Androgyny in the Characters of Macbeth and Lady Macbeth
In her book, Woman and Gender in Renaissance Tragedy, Dympna Callaghan addresses the presentation of women in Elizabethan England, stating that "women were clearly socially subordinate, and the preponderance of discourse on the gender hierarchy was misogynistic" (Callaghan 12). According to Marianne L. Novy in Love's Argument: Gender Relations in Shakespeare: "'Woman' seems to be associated with qualities - emotions, fears, - one has against one's will, and 'man' with a preferable mode of existence. Men are exhorted to be men, and women, playfully or seriously, often attempt to imitate men" (Novy 198). While men and women were born different, it was society's treatment of their distinguishing sexual traits that defined them either as masculine, and thus in a position of power, or as feminine and unable to challenge male authority.
Much of the literature composed in Elizabethan England reflects, whether deliberately or inadvertently, the gender inequities cited by Callaghan, Novy, and others. In William Shakespeare's Macbeth, the dynamics of the marriage between Macbeth and Lady Macbeth involve a mutual striving towards manhood as a result of misplaced gender traits in each. Shakespeare develops the androgyny of Macbeth and Lady Macbeth, and this becomes the basis for the offenses they commit in the play. Both characters achieve a position of power and authority through the use of their masculine characteristics, but their feminine characteristics make their gains tenuous and ultimataly cause their downfall.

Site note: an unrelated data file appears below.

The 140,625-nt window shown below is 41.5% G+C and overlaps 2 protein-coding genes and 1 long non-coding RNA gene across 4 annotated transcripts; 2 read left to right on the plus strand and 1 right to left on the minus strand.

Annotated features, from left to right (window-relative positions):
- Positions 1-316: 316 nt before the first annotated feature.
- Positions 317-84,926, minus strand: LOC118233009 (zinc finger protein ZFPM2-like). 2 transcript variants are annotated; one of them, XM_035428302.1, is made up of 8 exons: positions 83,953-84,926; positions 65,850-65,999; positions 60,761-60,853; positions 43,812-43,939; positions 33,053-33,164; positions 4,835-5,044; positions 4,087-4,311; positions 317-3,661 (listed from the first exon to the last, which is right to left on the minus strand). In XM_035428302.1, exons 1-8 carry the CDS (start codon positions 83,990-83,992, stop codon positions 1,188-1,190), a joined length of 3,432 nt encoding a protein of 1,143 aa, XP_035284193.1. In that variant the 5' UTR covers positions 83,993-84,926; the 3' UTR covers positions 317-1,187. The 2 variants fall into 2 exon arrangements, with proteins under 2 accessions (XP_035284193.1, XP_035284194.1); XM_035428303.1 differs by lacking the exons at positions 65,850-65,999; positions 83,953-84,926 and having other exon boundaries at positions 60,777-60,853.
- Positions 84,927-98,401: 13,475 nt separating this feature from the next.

Throughout the play Shakespeare presents the feminine traits within Macbeth as the characteristics that mark him as a flawed man. When Macbeth says, "I have a strange infirmity, which is nothing" (Macbeth 3.4.87), Shakespeare makes it plain to his audience that this is a fatal flaw of a man who would be king. The "nothing" of this line connotes absence, and in the language of early modern England this meant absence of a male phallus and the presence of female genitalia (Bevington 1090). Therefore, this proclamation of Macbeth is not merely an excuse for his strange behavior at the dinner table, but is also a symbolic representation that the cause of his downfall can be attributed to the 'woman' in him.
Lamentation is an expression of being powerless to effect one's own affective environment, and in a patriarchal society this outlet is reserved primarily for women. We find this in other Shakespeare characters such as Lady Anne, the Duchess of York, and Queen Elizabeth in Richard III (Richard III 1.2, 4.1, 4.4). Any such sign of helplessness by a man could be construed by members of his society as unmanliness, thus rendering him undeserving of the privileges one gains by having been born male. So when Macbeth laments: "O, full of scorpions is my mind, dear wife!" (Macbeth 3.2.39), he is displaying a side of himself inconsistent with his biological sex. Like...